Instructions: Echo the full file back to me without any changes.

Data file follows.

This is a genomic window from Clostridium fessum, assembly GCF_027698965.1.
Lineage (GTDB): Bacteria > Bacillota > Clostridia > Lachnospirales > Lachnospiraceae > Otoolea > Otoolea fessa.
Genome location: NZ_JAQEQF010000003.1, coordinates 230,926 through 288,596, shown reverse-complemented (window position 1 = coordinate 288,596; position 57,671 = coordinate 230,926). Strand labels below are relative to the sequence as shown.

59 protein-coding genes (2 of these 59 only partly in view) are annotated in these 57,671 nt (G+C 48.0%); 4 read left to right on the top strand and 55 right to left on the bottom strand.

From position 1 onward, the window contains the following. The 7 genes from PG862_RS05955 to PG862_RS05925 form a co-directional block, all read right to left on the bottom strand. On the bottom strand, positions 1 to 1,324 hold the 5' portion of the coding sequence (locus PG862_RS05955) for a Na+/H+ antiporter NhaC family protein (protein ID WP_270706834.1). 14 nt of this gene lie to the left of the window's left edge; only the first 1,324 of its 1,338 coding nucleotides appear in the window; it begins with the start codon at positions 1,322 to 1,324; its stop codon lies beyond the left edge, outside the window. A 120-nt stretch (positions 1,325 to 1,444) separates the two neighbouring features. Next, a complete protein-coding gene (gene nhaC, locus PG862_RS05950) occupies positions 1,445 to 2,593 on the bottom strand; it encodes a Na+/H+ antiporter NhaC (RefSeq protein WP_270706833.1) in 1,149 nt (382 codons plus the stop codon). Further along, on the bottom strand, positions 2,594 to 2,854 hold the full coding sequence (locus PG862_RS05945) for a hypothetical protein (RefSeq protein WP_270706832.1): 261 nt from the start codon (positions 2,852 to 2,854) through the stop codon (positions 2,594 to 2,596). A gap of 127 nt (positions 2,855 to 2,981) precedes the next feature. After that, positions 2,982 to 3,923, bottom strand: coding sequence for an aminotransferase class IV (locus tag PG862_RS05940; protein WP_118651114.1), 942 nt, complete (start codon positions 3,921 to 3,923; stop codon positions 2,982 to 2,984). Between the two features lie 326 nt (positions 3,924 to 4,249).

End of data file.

This is a genomic window from Clostridium fessum, assembly GCF_027698965.1.
Lineage (GTDB): Bacteria > Bacillota > Clostridia > Lachnospirales > Lachnospiraceae > Otoolea > Otoolea fessa.
Genome location: NZ_JAQEQF010000003.1, coordinates 230,926 through 288,596, shown reverse-complemented (window position 1 = coordinate 288,596; position 57,671 = coordinate 230,926). Strand labels below are relative to the sequence as shown.

59 protein-coding genes (2 of these 59 only partly in view) are annotated in these 57,671 nt (G+C 48.0%); 4 read left to right on the top strand and 55 right to left on the bottom strand.

From position 1 onward, the window contains the following. The 7 genes from PG862_RS05955 to PG862_RS05925 form a co-directional block, all read right to left on the bottom strand. On the bottom strand, positions 1 to 1,324 hold the 5' portion of the coding sequence (locus PG862_RS05955) for a Na+/H+ antiporter NhaC family protein (protein ID WP_270706834.1). 14 nt of this gene lie to the left of the window's left edge; only the first 1,324 of its 1,338 coding nucleotides appear in the window; it begins with the start codon at positions 1,322 to 1,324; its stop codon lies beyond the left edge, outside the window. A 120-nt stretch (positions 1,325 to 1,444) separates the two neighbouring features. Next, a complete protein-coding gene (gene nhaC, locus PG862_RS05950) occupies positions 1,445 to 2,593 on the bottom strand; it encodes a Na+/H+ antiporter NhaC (RefSeq protein WP_270706833.1) in 1,149 nt (382 codons plus the stop codon). Further along, on the bottom strand, positions 2,594 to 2,854 hold the full coding sequence (locus PG862_RS05945) for a hypothetical protein (RefSeq protein WP_270706832.1): 261 nt from the start codon (positions 2,852 to 2,854) through the stop codon (positions 2,594 to 2,596). A gap of 127 nt (positions 2,855 to 2,981) precedes the next feature. After that, positions 2,982 to 3,923, bottom strand: coding sequence for an aminotransferase class IV (locus tag PG862_RS05940; protein WP_118651114.1), 942 nt, complete (start codon positions 3,921 to 3,923; stop codon positions 2,982 to 2,984). Between the two features lie 326 nt (positions 3,924 to 4,249).